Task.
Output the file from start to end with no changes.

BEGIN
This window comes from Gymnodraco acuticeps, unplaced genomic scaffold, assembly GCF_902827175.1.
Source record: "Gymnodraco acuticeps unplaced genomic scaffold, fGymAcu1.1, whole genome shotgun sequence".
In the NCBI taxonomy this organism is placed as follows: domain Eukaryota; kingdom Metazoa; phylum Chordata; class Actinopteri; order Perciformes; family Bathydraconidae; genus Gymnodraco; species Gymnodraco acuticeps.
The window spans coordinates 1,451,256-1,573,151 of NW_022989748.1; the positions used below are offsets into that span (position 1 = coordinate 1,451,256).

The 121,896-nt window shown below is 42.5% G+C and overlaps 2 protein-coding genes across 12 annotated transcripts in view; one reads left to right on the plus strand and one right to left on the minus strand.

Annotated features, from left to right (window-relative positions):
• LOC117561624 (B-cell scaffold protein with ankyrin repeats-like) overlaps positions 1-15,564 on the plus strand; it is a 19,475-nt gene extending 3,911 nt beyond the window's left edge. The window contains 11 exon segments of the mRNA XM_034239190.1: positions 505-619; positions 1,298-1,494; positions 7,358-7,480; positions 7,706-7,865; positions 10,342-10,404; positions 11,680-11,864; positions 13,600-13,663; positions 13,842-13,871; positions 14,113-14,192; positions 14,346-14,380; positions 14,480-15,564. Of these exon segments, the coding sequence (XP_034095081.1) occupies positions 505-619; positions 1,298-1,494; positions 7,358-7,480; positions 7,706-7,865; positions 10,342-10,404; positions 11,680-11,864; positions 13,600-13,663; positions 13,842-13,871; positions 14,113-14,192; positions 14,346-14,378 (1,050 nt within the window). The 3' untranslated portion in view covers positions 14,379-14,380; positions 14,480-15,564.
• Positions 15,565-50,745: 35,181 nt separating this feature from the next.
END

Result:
This window comes from Gymnodraco acuticeps, unplaced genomic scaffold, assembly GCF_902827175.1.
Source record: "Gymnodraco acuticeps unplaced genomic scaffold, fGymAcu1.1, whole genome shotgun sequence".
In the NCBI taxonomy this organism is placed as follows: domain Eukaryota; kingdom Metazoa; phylum Chordata; class Actinopteri; order Perciformes; family Bathydraconidae; genus Gymnodraco; species Gymnodraco acuticeps.
The window spans coordinates 1,451,256-1,573,151 of NW_022989748.1; the positions used below are offsets into that span (position 1 = coordinate 1,451,256).

The 121,896-nt window shown below is 42.5% G+C and overlaps 2 protein-coding genes across 12 annotated transcripts in view; one reads left to right on the plus strand and one right to left on the minus strand.

Annotated features, from left to right (window-relative positions):
• LOC117561624 (B-cell scaffold protein with ankyrin repeats-like) overlaps positions 1-15,564 on the plus strand; it is a 19,475-nt gene extending 3,911 nt beyond the window's left edge. The window contains 11 exon segments of the mRNA XM_034239190.1: positions 505-619; positions 1,298-1,494; positions 7,358-7,480; positions 7,706-7,865; positions 10,342-10,404; positions 11,680-11,864; positions 13,600-13,663; positions 13,842-13,871; positions 14,113-14,192; positions 14,346-14,380; positions 14,480-15,564. Of these exon segments, the coding sequence (XP_034095081.1) occupies positions 505-619; positions 1,298-1,494; positions 7,358-7,480; positions 7,706-7,865; positions 10,342-10,404; positions 11,680-11,864; positions 13,600-13,663; positions 13,842-13,871; positions 14,113-14,192; positions 14,346-14,378 (1,050 nt within the window). The 3' untranslated portion in view covers positions 14,379-14,380; positions 14,480-15,564.
• Positions 15,565-50,745: 35,181 nt separating this feature from the next.